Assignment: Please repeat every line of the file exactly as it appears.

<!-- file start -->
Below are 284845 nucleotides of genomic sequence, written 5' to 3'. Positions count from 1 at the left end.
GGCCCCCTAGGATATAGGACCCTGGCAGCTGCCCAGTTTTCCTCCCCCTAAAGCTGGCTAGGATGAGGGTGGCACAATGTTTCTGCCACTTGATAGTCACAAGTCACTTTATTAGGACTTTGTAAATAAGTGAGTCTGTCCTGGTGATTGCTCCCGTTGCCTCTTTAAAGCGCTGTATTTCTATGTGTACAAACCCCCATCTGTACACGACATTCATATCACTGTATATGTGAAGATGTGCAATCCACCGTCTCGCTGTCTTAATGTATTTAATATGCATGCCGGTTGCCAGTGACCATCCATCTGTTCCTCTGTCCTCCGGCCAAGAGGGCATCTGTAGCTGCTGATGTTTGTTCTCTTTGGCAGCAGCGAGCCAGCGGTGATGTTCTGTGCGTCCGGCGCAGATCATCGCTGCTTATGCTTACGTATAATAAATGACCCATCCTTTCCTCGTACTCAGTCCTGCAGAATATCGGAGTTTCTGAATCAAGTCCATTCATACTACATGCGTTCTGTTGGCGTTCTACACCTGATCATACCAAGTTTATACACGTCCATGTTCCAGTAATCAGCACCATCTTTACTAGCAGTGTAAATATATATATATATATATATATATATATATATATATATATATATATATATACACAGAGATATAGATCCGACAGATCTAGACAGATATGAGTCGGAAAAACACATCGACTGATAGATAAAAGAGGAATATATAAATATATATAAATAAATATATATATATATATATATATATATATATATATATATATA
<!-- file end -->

Below are 284845 nucleotides of genomic sequence, written 5' to 3'. Positions count from 1 at the left end.
GGCCCCCTAGGATATAGGACCCTGGCAGCTGCCCAGTTTTCCTCCCCCTAAAGCTGGCTAGGATGAGGGTGGCACAATGTTTCTGCCACTTGATAGTCACAAGTCACTTTATTAGGACTTTGTAAATAAGTGAGTCTGTCCTGGTGATTGCTCCCGTTGCCTCTTTAAAGCGCTGTATTTCTATGTGTACAAACCCCCATCTGTACACGACATTCATATCACTGTATATGTGAAGATGTGCAATCCACCGTCTCGCTGTCTTAATGTATTTAATATGCATGCCGGTTGCCAGTGACCATCCATCTGTTCCTCTGTCCTCCGGCCAAGAGGGCATCTGTAGCTGCTGATGTTTGTTCTCTTTGGCAGCAGCGAGCCAGCGGTGATGTTCTGTGCGTCCGGCGCAGATCATCGCTGCTTATGCTTACGTATAATAAATGACCCATCCTTTCCTCGTACTCAGTCCTGCAGAATATCGGAGTTTCTGAATCAAGTCCATTCATACTACATGCGTTCTGTTGGCGTTCTACACCTGATCATACCAAGTTTATACACGTCCATGTTCCAGTAATCAGCACCATCTTTACTAGCAGTGTAAATATATATATATATATATATATATATATATATATATATATATATATATATACACAGAGATATAGATCCGACAGATCTAGACAGATATGAGTCGGAAAAACACATCGACTGATAGATAAAAGAGGAATATATAAATATATATAAATAAATATATATATATATATATATATATATATATATATATATATA